The latest gaming platforms have taken virtual environments to a new level of realism and complexity—beyond anything envisioned at the time of Pong or Computer Space. With interactive virtual worlds now commonplace, developers leverage the latest technology to stretch the boundaries of their imaginations to create the most sensational, graphic and real games possible.
This realism, however, comes at a price, and developers should beware.
Most developers understand that well-known individuals have legal rights protecting them from the unauthorized use of their identities. But did you know landmarks and buildings do too? And famous (and not-so famous) stars and rights holders are asserting these aggressively against unwary developers and game publishers.
These legal rights aren't just theories in a text book. Two recent lawsuits in California have tested the boundaries of the law, and while the video game defendants prevailed, developers and publishers cannot disregard the identity rights of real world personas, brands, or locations.
The Individual Right to Publicity
Kierin Kirby, the former lead singer of Dee-Lite, sued Sega for the use of Ulala (the main character in the game Space Channel 5) who developers seemed to base on the singer's on-screen persona..
Space Channel 5 features the player-controlled protagonist Ulala, an anime-style reporter that is on a mission to defeat waves of aliens in dancing competitions by matching their dance moves. Marketed in the United States, Japan and Europe, the game's creators even considered licensing the Dee-Lite hit song, "Groove is in the Heart" to promote the game. However, the creators of the game testified that they did not base Ulala on Lady Miss Kier, but on Japanese anime archetypes.
Kirby, a pop star from the 80s and 90s with costumes and hairstyles similar to Ulala's, based her claims on her legal "right to publicity," which protects an individual's—particularly a famous individual's—right to commercialize and license her fame in a manner of her choosing.
The Court, ruling in Sega's favor, found the developers had a First Amendment right in creative expression. Sega successfully established that Ulala bore many differences from Lady Kier; including a different hairstyle, different costumes and a different body style.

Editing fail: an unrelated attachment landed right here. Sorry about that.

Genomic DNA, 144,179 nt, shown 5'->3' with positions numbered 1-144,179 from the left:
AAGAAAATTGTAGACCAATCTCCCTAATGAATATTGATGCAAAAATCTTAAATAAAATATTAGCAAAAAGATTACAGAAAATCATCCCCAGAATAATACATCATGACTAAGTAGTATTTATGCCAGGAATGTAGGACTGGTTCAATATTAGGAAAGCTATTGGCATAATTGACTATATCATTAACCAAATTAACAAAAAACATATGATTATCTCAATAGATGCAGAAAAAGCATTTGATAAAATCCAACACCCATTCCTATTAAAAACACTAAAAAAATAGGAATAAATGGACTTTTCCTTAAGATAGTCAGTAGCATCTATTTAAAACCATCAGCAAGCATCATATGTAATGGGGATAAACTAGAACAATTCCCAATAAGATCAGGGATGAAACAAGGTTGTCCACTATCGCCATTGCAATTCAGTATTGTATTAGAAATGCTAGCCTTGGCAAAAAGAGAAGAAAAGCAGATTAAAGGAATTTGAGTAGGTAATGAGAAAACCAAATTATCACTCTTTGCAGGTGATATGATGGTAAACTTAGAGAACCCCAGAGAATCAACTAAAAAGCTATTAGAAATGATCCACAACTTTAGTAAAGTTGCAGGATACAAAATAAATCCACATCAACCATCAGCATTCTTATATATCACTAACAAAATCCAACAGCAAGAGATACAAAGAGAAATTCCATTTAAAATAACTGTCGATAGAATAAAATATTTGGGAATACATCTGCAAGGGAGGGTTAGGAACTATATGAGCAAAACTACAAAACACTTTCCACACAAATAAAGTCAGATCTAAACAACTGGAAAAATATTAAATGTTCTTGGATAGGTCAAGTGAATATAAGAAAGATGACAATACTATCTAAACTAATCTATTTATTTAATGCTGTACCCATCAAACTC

Sega also showed that Ulala's dance movements in the game were different from Lady Kier's moves in Dee-Lite's videos. Finally, Sega proved that the context in which Ulala was used in Space Channel 5 was unlike any Dee-Lite videos or other public appearance made by Lady Kier. Based on these differences, the Court ruled that Ulala did not emulate Lady Kier, but rather was a "transformative" use and therefore protected artistic expression under the First Amendment.
The Right of a Landmark: Trademark/Trade Dress Liability
The "PlayPen" gentleman's club in East Los Angeles sued Rockstar Entertainment for the inclusion of a strip club called the "PigPen" in the virtual universe of Grand Theft Auto: San Andreas. The PlayPen alleged that the PigPen violated the PlayPen's trademark and trade dress rights because it was a similarly situated strip club with a similar name.
These types of arguments are common in trademark and trade dress lawsuits. Trademarks and trade dress are an area of intellectual property law giving a party the right to protect the distinctive logo or layout that serves to identify its goods and services.
Developers looking to populate a virtual world with real-world landmarks bearing distinctive features, signs, color patterns or slogans should be on guard against potential trademark or trade dress lawsuits from the real world owner of that mark. This form of protection does not just apply to famous marks (such as the McDonald's Golden Arches), but can also be applied to locally known distinctive marks, such as those of the PlayPen plaintiffs in the Rockstar case.
The owners of PlayPen argued that the inclusion of the PigPen strip club in the game violated the PlayPen trademark and trade dress.